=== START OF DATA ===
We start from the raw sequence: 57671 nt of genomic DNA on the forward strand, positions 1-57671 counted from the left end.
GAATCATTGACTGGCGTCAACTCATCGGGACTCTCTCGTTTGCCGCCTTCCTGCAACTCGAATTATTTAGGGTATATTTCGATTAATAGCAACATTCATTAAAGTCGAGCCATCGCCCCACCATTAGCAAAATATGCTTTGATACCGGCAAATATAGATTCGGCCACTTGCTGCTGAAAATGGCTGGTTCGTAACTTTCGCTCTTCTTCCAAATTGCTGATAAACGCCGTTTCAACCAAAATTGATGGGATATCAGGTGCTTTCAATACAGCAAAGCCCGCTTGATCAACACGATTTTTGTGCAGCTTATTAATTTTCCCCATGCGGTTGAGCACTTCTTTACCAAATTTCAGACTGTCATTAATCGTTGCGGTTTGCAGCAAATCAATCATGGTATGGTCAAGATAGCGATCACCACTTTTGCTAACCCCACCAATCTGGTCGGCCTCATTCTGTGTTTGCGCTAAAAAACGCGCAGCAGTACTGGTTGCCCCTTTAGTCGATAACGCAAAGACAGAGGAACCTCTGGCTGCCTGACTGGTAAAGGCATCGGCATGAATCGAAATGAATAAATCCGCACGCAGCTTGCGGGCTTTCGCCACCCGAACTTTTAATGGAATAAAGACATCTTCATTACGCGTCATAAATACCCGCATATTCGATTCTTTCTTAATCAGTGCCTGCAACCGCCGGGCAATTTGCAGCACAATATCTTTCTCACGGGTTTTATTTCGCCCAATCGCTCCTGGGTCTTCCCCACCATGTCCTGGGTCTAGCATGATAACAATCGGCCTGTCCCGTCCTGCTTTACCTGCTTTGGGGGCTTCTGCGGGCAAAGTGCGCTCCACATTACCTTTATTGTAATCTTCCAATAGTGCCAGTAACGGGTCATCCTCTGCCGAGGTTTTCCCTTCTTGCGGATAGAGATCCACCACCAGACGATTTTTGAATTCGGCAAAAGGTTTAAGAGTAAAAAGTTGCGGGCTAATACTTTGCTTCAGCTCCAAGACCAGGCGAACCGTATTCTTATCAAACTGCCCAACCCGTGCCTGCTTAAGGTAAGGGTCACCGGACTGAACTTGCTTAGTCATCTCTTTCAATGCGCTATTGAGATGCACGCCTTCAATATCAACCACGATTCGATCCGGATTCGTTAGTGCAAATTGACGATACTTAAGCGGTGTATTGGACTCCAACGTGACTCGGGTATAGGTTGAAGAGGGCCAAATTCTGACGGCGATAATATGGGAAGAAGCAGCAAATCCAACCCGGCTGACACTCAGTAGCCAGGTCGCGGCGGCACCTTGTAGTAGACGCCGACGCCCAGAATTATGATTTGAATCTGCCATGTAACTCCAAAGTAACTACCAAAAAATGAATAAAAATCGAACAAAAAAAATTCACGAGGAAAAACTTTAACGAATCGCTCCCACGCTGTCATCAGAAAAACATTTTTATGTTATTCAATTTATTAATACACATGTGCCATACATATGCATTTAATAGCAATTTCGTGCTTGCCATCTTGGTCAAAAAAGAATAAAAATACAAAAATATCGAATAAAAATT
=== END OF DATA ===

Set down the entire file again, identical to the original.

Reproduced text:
We start from the raw sequence: 57671 nt of genomic DNA on the forward strand, positions 1-57671 counted from the left end.
GAATCATTGACTGGCGTCAACTCATCGGGACTCTCTCGTTTGCCGCCTTCCTGCAACTCGAATTATTTAGGGTATATTTCGATTAATAGCAACATTCATTAAAGTCGAGCCATCGCCCCACCATTAGCAAAATATGCTTTGATACCGGCAAATATAGATTCGGCCACTTGCTGCTGAAAATGGCTGGTTCGTAACTTTCGCTCTTCTTCCAAATTGCTGATAAACGCCGTTTCAACCAAAATTGATGGGATATCAGGTGCTTTCAATACAGCAAAGCCCGCTTGATCAACACGATTTTTGTGCAGCTTATTAATTTTCCCCATGCGGTTGAGCACTTCTTTACCAAATTTCAGACTGTCATTAATCGTTGCGGTTTGCAGCAAATCAATCATGGTATGGTCAAGATAGCGATCACCACTTTTGCTAACCCCACCAATCTGGTCGGCCTCATTCTGTGTTTGCGCTAAAAAACGCGCAGCAGTACTGGTTGCCCCTTTAGTCGATAACGCAAAGACAGAGGAACCTCTGGCTGCCTGACTGGTAAAGGCATCGGCATGAATCGAAATGAATAAATCCGCACGCAGCTTGCGGGCTTTCGCCACCCGAACTTTTAATGGAATAAAGACATCTTCATTACGCGTCATAAATACCCGCATATTCGATTCTTTCTTAATCAGTGCCTGCAACCGCCGGGCAATTTGCAGCACAATATCTTTCTCACGGGTTTTATTTCGCCCAATCGCTCCTGGGTCTTCCCCACCATGTCCTGGGTCTAGCATGATAACAATCGGCCTGTCCCGTCCTGCTTTACCTGCTTTGGGGGCTTCTGCGGGCAAAGTGCGCTCCACATTACCTTTATTGTAATCTTCCAATAGTGCCAGTAACGGGTCATCCTCTGCCGAGGTTTTCCCTTCTTGCGGATAGAGATCCACCACCAGACGATTTTTGAATTCGGCAAAAGGTTTAAGAGTAAAAAGTTGCGGGCTAATACTTTGCTTCAGCTCCAAGACCAGGCGAACCGTATTCTTATCAAACTGCCCAACCCGTGCCTGCTTAAGGTAAGGGTCACCGGACTGAACTTGCTTAGTCATCTCTTTCAATGCGCTATTGAGATGCACGCCTTCAATATCAACCACGATTCGATCCGGATTCGTTAGTGCAAATTGACGATACTTAAGCGGTGTATTGGACTCCAACGTGACTCGGGTATAGGTTGAAGAGGGCCAAATTCTGACGGCGATAATATGGGAAGAAGCAGCAAATCCAACCCGGCTGACACTCAGTAGCCAGGTCGCGGCGGCACCTTGTAGTAGACGCCGACGCCCAGAATTATGATTTGAATCTGCCATGTAACTCCAAAGTAACTACCAAAAAATGAATAAAAATCGAACAAAAAAAATTCACGAGGAAAAACTTTAACGAATCGCTCCCACGCTGTCATCAGAAAAACATTTTTATGTTATTCAATTTATTAATACACATGTGCCATACATATGCATTTAATAGCAATTTCGTGCTTGCCATCTTGGTCAAAAAAGAATAAAAATACAAAAATATCGAATAAAAATT